Indoor unit. Where used, it refers to equipment the satellite dish connects to inside of a building, such as a satellite modem.


A physical device and/or software program that delivers device-to-device or device-to-cloud connectivity. An IoT Gateway links your remote application with your server, in Ground Control’s case, via a device such as the RockBLOCK or RockREMOTE, coupled with satellite or cellular connectivity, and Cloudloop to deliver your data to your server in the format you need.


Kilobits per second. Thousands of bits that are transferred in one second. KBps represents (Upper case B) represents thousands of bytes (a byte is made up of 8 bits) in one second.


The Ka-band is primarily used for two-way consumer broadband and military networks. Ka-band dishes can be much smaller and typically range from 60cm-120cm (2′ to 4′) in diameter. Transmission power is much greater compared to the C, X or Ku-band beams. Due to the higher frequencies of this band, it can be more vulnerable to signal quality problems caused by rain fade.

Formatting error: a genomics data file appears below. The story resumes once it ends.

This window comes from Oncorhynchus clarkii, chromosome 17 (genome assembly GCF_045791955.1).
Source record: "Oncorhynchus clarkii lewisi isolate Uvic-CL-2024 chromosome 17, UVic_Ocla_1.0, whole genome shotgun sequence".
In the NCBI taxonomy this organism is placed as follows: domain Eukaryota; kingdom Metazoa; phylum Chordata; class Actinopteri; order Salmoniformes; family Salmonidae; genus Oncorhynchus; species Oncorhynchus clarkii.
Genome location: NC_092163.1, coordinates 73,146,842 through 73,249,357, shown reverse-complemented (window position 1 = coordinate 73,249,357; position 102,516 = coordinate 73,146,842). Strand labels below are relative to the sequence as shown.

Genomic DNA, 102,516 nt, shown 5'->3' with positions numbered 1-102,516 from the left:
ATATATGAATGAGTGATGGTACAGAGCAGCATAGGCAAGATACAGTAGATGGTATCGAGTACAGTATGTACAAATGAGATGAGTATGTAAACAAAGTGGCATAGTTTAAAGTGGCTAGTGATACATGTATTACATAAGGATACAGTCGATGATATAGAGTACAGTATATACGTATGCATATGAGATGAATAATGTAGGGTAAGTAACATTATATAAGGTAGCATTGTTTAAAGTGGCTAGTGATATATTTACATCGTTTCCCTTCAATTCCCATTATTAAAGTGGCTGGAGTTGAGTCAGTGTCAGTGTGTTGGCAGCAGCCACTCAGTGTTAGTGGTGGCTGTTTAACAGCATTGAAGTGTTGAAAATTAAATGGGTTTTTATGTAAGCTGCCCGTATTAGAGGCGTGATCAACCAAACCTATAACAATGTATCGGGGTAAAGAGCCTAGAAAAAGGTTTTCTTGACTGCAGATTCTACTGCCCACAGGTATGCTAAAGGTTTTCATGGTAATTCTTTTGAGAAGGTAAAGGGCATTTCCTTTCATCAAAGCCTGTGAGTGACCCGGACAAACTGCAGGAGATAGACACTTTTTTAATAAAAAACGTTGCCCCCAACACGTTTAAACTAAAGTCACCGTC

Pronounced ‘kay-yoo’, the Ku-band is used typically for consumer direct-to-home access, distance learning applications, retail and enterprise connectivity. The antenna sizes, ranging from 0.7m to 2.4m, are much smaller than C-band because the higher frequency means that higher gain can be achieved with smaller antenna sizes than C-band. Networks in this band are more susceptible to rain fade, especially in tropical areas. Ku communication is the microwave range of the electromagnetic frequency from 11.7 to 12.7GHz (downlink frequencies) and 14 to 14.5GHz (uplink frequencies). An interesting note is that older and grey-market radar detector / jammers operate on the Ku-band frequency and have caused interference to disable a VSAT satellite systems.